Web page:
A DEVASTATING report has laid bare the impact of the Coronavirus on Cumbria's economy.

The Royal Society for the Encouragement of Arts, Manufacturers and Commerce has said Eden is likely to be the second most affected area in the whole country.

About 7,989 jobs are likely to go, 34 per cent of the workforce, the majority in tourism.

South Lakeland is also likely to lose 33 per cent of jobs with 17,424 jobs in the firing line.

In response the MP for Penrith and the Border, Dr Neil Hudson, said: "I am acutely aware of the pressures that the Covid-19 pandemic is putting on our local economy and jobs and these figures from the RSA report are extremely concerning. Cumbria is particularly exposed due to its dependence on the tourism and hospitality sectors.

"I am feeding in requests to Government for support for all areas of our economy and community and will continue to do so. Equally, I am feeding in to Government regularly and pushing for more flexibility and breadth in the very welcome support schemes that the Government has introduced during this crisis.

"These unprecedented schemes aim to provide the bridge to get us through this crisis. As an example, Eden District Council has been allocated £27 million in business grants funding and so far almost £17 million has been awarded to businesses in our area.

"I very much acknowledge that some people have not been fully captured in these schemes and I continue to work hard to get more people included.

"I am also conscious that there will not be a sudden return to normality and we need to manage the transition period so that viable businesses can be returned to a sustainable footing.

"I have been heartened that the Government has been adapting and evolving its support schemes which so far have been in the order of over £100 billion, even before accounting for loan guarantees; for instance the new Bounce-back loan schemes introduced by the Chancellor this week will allow businesses to access finance straight away, with no interest payments for 12 months.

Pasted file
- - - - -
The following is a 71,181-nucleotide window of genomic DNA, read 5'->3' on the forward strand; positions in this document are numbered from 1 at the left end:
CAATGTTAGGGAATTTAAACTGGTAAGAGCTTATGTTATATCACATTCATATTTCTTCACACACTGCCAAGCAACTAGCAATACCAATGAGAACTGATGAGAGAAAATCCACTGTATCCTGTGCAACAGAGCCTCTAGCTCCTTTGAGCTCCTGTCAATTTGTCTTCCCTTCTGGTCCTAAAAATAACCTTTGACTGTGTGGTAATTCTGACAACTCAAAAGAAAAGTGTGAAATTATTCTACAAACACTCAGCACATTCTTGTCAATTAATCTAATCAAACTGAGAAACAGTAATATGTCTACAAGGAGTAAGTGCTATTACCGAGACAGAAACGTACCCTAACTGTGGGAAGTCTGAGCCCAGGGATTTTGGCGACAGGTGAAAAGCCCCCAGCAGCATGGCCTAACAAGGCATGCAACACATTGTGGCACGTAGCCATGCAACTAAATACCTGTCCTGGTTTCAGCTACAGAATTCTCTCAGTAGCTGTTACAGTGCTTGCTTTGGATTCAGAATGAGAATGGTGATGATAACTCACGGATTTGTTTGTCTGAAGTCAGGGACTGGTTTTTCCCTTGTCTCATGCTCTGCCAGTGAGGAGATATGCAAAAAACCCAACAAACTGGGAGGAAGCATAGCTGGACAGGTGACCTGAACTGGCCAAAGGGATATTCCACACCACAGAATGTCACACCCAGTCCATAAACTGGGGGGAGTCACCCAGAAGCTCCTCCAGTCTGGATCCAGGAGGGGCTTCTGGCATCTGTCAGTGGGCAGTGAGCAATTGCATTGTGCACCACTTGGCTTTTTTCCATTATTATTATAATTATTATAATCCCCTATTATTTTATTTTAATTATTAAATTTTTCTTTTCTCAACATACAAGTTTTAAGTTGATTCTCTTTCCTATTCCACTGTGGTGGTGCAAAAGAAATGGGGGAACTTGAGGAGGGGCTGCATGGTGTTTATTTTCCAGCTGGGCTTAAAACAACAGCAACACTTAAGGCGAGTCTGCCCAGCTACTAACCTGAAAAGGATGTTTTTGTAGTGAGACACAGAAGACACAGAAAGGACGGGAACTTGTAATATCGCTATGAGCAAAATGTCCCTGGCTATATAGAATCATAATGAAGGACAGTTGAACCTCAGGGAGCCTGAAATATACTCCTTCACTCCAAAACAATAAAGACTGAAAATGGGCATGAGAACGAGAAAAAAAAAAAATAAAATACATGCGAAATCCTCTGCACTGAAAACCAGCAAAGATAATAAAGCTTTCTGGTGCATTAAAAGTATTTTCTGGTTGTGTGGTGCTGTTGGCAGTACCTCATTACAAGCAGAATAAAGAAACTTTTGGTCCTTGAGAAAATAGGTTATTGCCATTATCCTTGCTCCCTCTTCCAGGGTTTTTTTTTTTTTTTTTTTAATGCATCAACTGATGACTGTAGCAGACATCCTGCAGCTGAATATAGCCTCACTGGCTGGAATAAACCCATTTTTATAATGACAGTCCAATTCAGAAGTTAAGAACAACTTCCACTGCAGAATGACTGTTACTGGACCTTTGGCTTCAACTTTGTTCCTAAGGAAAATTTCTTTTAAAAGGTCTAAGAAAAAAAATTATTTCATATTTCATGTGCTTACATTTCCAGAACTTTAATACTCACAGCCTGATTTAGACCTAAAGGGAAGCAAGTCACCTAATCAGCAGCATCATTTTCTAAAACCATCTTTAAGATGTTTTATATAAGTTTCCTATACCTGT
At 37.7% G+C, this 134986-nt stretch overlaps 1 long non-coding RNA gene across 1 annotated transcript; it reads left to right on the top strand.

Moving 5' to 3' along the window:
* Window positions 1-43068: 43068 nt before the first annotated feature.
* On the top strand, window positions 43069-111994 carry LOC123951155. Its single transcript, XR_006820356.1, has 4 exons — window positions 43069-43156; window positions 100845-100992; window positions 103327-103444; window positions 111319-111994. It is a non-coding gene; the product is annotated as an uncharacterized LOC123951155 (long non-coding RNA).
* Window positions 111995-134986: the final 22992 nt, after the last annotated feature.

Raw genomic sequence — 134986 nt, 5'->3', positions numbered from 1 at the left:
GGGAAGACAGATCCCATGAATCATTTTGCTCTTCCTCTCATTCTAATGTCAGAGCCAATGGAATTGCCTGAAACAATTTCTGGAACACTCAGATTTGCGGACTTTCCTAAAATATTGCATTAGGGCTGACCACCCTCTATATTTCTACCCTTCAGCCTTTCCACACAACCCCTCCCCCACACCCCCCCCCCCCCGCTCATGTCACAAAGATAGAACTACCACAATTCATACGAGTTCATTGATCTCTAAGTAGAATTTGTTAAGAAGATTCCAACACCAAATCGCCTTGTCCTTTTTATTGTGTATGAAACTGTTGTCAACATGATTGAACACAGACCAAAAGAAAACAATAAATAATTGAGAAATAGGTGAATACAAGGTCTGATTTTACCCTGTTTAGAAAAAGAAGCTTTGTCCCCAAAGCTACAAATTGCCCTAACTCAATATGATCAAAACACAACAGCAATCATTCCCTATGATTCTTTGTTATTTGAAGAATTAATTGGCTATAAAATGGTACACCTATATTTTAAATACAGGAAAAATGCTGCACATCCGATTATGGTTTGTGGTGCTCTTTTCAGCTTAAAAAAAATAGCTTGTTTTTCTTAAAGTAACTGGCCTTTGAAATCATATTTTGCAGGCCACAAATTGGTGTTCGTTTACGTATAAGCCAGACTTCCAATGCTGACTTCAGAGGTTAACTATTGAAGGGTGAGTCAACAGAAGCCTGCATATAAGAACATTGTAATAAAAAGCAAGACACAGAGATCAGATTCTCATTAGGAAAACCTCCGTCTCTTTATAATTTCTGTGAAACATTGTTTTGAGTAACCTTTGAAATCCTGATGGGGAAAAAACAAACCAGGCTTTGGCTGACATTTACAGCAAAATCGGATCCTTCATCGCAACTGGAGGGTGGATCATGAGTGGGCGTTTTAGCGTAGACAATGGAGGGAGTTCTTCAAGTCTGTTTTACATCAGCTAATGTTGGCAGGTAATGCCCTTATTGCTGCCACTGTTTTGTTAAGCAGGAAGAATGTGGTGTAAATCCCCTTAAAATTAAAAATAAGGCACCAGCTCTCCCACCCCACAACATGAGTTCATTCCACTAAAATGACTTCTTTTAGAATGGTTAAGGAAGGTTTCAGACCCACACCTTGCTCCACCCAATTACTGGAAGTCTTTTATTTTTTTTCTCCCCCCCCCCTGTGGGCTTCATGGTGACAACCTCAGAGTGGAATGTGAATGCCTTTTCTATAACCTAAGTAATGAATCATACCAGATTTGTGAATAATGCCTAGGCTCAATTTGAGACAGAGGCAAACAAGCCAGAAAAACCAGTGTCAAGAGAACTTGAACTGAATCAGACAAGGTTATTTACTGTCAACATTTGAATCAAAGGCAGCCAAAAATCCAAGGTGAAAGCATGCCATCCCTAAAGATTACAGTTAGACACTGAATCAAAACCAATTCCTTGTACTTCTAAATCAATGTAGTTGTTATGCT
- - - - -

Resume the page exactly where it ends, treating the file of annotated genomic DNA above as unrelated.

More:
"Schemes such as these will help provide the lifeline for businesses in tourism and hospitality to help bridge the gap until business picks up again in the next tourist season. When current restrictions start to ease, we may need to consider further targeted support for sectors such as tourism and hospitality which will not immediately see a return to normal levels of business. I will be championing this."

Jim Walker, Cumbria Tourism chair, said: “The impact of Coronavirus has been truly devastating for Cumbria’s £3bn visitor economy. The crisis has struck at the worst possible time for the industry and the 65,000 jobs it supports.

"The majority of businesses take the bulk of their income in the Easter to Summer period, allowing them to continue to trade and employ staff through the quieter periods.

"Both Eden and South Lakeland include significant areas of the Lake District National Park, and in Eden’s case a large section of the Yorkshire Dales National Park, and are heavily reliant on income from the tourism sector.

“If the lockdown continues the estimated cost to the industry Cumbria-wide will be £1.45bn just until the end of May, with businesses seeing additional cancelled cancellations for June, July and August and many struggling to secure compensation from their insurers.

“It is doubtful that there will be an immediate bounce back once lockdown ends, with a phased return to normality likely leaving tourism one of the last industries to be released – further compounding worries.

“Government intervention, particularly the Job Retention Scheme and business support grants, is welcome but it is crucial that this support is sustained long-term to support tourism businesses throughout the entire recovery process, especially if they find themselves only able to open in a reduced capacity to begin with.

"Equally, further flexibility is required to save the many smaller businesses, the heart of our industry, who currently fall through the cracks and through no fault of their own are ineligible for grants and other support.

“Supply chain businesses relying wholly or mainly upon the tourism sector must also be protected not only to safeguard jobs, but also to ensure that the industry is prepared to welcome visitors back to Cumbria once it is safe and legal to do so.”